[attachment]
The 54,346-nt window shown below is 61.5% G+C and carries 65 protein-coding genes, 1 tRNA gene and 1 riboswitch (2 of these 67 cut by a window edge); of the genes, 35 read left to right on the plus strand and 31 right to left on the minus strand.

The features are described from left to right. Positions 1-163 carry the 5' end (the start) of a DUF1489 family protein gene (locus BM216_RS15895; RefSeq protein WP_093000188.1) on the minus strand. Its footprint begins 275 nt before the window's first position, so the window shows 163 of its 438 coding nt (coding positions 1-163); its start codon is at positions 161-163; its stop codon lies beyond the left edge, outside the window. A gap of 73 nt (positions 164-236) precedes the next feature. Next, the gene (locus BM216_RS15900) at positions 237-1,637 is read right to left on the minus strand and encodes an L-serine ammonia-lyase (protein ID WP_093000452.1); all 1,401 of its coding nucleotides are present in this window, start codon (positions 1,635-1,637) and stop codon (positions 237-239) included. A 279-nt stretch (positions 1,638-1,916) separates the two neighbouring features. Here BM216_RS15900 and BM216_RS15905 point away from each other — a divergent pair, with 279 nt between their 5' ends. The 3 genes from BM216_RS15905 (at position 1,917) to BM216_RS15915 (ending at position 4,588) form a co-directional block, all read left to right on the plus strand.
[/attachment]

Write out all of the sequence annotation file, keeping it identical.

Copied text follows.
The 54,346-nt window shown below is 61.5% G+C and carries 65 protein-coding genes, 1 tRNA gene and 1 riboswitch (2 of these 67 cut by a window edge); of the genes, 35 read left to right on the plus strand and 31 right to left on the minus strand.

The features are described from left to right. Positions 1-163 carry the 5' end (the start) of a DUF1489 family protein gene (locus BM216_RS15895; RefSeq protein WP_093000188.1) on the minus strand. Its footprint begins 275 nt before the window's first position, so the window shows 163 of its 438 coding nt (coding positions 1-163); its start codon is at positions 161-163; its stop codon lies beyond the left edge, outside the window. A gap of 73 nt (positions 164-236) precedes the next feature. Next, the gene (locus BM216_RS15900) at positions 237-1,637 is read right to left on the minus strand and encodes an L-serine ammonia-lyase (protein ID WP_093000452.1); all 1,401 of its coding nucleotides are present in this window, start codon (positions 1,635-1,637) and stop codon (positions 237-239) included. A 279-nt stretch (positions 1,638-1,916) separates the two neighbouring features. Here BM216_RS15900 and BM216_RS15905 point away from each other — a divergent pair, with 279 nt between their 5' ends. The 3 genes from BM216_RS15905 (at position 1,917) to BM216_RS15915 (ending at position 4,588) form a co-directional block, all read left to right on the plus strand.